INDIANAPOLIS, Ind. (April 21, 2016) – In a coordinated effort, IMPD and the FBI arrested nine members of the Gett Money Gang (GMG) on Tuesday during Operation Go Broke. Police say these gang members have been involved in several homicides and a string of violence around the city.
The Gett Money Gang operated on the north side of Indianapolis in two main locations: Creekwood Apartments near West 71st Street and North Michigan Road, and 6470 Scenic Court. The gang members and their associates were believed to be trafficking drugs as their main source of income. Members of the group are suspected in several aggravated assaults, robberies and murders. The investigation included the FBI, U.S. Marshals and IMPD.
Police seized 17 guns, 5.96 grams of cocaine and more than 26 pounds of marijuana during the operation, along with more than $32,600 in cash. Shootings in the Butler-Tarkington community were retaliation for a fight that broke out at the Indiana State Fair, investigators said Thursday. Charges against the suspects include conspiracy to commit dealing in marijuana, corrupt business influence and criminal gang activity.
Investigators said they arrested 26 people during the six-month investigation. Nine were arrested as part of Tuesday’s warrant sweep, and police were still looking for six members of the group.
Arrested in warrant sweep:
- Rashaan Bangmon, 20
- Charles Davis Jr., 20
- David Gibbs, 22
- Deion Orr, 22
- Ryan Pedtke, 29
- Casey Pugh, 39
- Micah Smith, 23
- Landon Tompkins, 20
- Daitwon Williams, 20
- Jaylen Grice, 22 (Turned himself in Friday afternoon)
Still wanted on warrants:
- Robert Carey, 19
- Tarell Davis, 22
- Hayes Hall, 24
- Deshalon Jackson, 20
- Robert Starks, 25
According to court documents, several of the individuals associated with the gang were involved in incidents of shots fired that date as far back as 2012. In one incident, five people were shot at the canal in downtown Indianapolis. Daitwon Williams was initially identified as the shooter, but victims later recanted their statements and the charges were dropped. Investigators linked the group to a number of thefts and acts of violence.
The latest round of violence was sparked by a fight between rival gangs, including the “Gett Money Gang,” at the Indiana State Fair in 2015. Retaliatory shootings followed, including one that killed Clarence Havvard, a friend of a member of the rival gang. In another shooting, 10-year-old DeShaun Swanson died after someone opened fire during a memorial service.
According to court documents, GMG members have known each other for several years; many of them went to school together. They’re also active on social media, which provided police with key evidence of their activities thanks to posts on Twitter, Facebook, Instagram and YouTube. In music videos posted on YouTube, individuals wore “black shirts depicting an image of a hooded figure holding money in clenched hands with the words Gett Money Gang emblazoned across the front of the shirt.” The videos glorify drugs, guns and violence, as do many posts on other social media sites.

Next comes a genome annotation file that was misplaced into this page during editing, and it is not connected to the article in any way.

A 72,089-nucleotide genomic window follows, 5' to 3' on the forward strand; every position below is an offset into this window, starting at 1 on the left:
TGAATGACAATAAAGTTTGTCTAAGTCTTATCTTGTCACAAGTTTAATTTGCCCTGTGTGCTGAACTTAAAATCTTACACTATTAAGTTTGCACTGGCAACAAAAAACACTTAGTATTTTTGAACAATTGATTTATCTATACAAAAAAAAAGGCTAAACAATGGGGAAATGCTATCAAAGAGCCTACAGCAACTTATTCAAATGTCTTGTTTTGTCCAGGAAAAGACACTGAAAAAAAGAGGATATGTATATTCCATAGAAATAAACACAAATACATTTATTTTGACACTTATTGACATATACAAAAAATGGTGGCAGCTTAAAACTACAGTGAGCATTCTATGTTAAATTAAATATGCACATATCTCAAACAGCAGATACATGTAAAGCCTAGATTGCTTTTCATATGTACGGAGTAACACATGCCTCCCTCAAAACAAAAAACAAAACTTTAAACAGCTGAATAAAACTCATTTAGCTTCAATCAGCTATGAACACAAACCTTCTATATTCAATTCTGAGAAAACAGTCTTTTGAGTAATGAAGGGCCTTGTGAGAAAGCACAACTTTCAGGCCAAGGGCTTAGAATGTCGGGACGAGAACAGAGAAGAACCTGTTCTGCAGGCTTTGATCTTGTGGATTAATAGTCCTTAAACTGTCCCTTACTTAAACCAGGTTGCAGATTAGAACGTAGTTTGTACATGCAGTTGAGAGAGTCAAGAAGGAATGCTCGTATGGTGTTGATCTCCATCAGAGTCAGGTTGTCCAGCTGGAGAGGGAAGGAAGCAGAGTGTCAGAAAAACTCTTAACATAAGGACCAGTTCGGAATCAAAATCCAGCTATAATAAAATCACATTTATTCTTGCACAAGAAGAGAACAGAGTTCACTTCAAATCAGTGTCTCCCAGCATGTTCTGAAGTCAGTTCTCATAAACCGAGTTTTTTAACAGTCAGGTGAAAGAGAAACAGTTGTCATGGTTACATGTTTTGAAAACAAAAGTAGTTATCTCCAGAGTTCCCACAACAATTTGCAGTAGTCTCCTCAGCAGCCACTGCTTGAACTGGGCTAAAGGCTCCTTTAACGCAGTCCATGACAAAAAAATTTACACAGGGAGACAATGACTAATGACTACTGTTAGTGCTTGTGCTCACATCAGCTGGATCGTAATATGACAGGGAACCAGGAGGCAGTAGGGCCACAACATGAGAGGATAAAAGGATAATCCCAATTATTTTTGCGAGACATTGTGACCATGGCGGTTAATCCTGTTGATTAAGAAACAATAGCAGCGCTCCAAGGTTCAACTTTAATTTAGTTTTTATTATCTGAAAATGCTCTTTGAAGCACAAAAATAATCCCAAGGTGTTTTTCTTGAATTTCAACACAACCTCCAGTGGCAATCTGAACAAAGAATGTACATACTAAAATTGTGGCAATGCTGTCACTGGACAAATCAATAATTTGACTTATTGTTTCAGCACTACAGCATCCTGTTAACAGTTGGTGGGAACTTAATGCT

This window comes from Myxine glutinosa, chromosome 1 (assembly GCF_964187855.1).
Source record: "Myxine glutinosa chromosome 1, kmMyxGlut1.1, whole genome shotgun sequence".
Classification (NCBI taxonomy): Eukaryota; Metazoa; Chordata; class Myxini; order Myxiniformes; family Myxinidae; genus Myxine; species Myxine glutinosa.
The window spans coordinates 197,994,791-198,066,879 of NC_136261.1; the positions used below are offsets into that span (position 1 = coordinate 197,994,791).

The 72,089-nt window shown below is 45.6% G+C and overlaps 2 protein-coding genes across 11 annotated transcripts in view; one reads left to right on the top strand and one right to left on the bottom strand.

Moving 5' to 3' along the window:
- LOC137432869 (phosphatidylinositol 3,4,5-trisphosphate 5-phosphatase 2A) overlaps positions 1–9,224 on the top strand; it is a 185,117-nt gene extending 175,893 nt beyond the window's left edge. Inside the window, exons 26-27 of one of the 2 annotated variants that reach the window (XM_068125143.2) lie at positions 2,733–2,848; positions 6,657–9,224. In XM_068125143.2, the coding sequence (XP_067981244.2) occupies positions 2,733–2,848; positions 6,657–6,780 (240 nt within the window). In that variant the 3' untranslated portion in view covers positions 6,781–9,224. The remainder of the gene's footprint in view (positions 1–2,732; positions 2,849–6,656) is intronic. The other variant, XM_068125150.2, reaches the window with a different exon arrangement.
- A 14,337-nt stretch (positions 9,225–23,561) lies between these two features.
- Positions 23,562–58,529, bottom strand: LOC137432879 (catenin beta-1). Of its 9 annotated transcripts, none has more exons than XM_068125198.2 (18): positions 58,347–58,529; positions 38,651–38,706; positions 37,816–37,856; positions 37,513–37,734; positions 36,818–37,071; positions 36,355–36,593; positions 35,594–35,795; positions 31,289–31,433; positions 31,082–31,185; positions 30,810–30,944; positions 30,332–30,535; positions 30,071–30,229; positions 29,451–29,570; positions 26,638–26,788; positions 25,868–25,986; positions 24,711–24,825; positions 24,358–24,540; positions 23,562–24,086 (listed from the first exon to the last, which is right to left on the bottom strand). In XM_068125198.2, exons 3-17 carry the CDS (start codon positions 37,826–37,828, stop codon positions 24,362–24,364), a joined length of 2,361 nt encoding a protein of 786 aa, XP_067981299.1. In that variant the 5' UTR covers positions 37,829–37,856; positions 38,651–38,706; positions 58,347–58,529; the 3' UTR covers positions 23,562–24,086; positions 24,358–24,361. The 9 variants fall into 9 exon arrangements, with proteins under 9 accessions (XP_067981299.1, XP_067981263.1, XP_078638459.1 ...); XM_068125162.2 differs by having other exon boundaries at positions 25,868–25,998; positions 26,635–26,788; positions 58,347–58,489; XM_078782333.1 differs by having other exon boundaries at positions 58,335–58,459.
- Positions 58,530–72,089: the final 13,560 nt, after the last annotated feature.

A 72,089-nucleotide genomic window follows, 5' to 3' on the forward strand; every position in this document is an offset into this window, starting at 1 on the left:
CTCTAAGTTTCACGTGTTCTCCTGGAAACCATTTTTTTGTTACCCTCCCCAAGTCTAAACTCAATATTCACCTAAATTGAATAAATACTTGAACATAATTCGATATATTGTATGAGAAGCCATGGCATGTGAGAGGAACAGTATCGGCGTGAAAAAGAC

During a news conference Thursday, Mayor Joe Hogsett called the arrests "great work" from federal and local investigators in collaboration with the Marion County Prosecutor's Office. Hogsett said the operation was just the beginning.
"We still have a long road ahead, but I am pleased to announce this week that members of the 'Gett Money Gang' have been arrested in Indianapolis by a joint law enforcement task force," Hogsett said. "The task force's commitment and dedication to keeping Indianapolis a safe and secure community for all is proof that we will continue to stand up against the enormous array of the world's ills."
Hogsett said the work isn't finished yet, and that law enforcement would continue to prosecute violent offenders.
"Indianapolis is a great city, and it's going to stay that way," he said, touting a collaborative approach to law enforcement. "We cannot do this alone. We need the help of our community."
Hogsett again outlined his plans for a "beat" oriented approach to policing. Those would begin in some of the city's most underserved communities. His hope is that members of the community will know officers' names and rebuild trust between the department and Indianapolis residents.
"For too long, many in our community have harbored a distrust of our police officers. Through this new system, beat-oriented, community-based, we will rebuild the trust between our great police force and our great community. We want our citizens to know that they can count on and trust all law enforcement officials, federal, state and local."
Marion County Prosecutor Terry Curry said the long-term investigation was primarily conducted by the Safe Streets Task Force, which includes the FBI and IMPD. He described the investigation as "tedious" and said several methods were used to gather evidence, including monitoring jail calls, wiretaps and "traditional" police techniques. Fifteen individuals were charged; nine of them are in custody. Curry said three of the suspects--Deion Orr, Landon Thompkins and David Gibbs--were already in jail on unrelated charges.
"The shootings in particular that were occurring in Butler-Tarkington had arisen as part of a 'tit-for-tat' retaliation that started with a fight at the Indiana State Fair," Curry said. "One individual who was formerly associated with this same group is Michael Pugh, who has been convicted of multiple offenses in the violent home invasions which occurred on Spring Mill and 71st and College."
IMPD Chief Troy Riggs said the arrests were part of a collaborative effort and said more work was ahead.
"I've never seen this type of collaboration in the history of my 26 years of law enforcement, and it continues to grow every day," Riggs said. "And we need it to grow to deal with some of the issues that the mayor and I have very openly and publicly talked about on numerous occasions."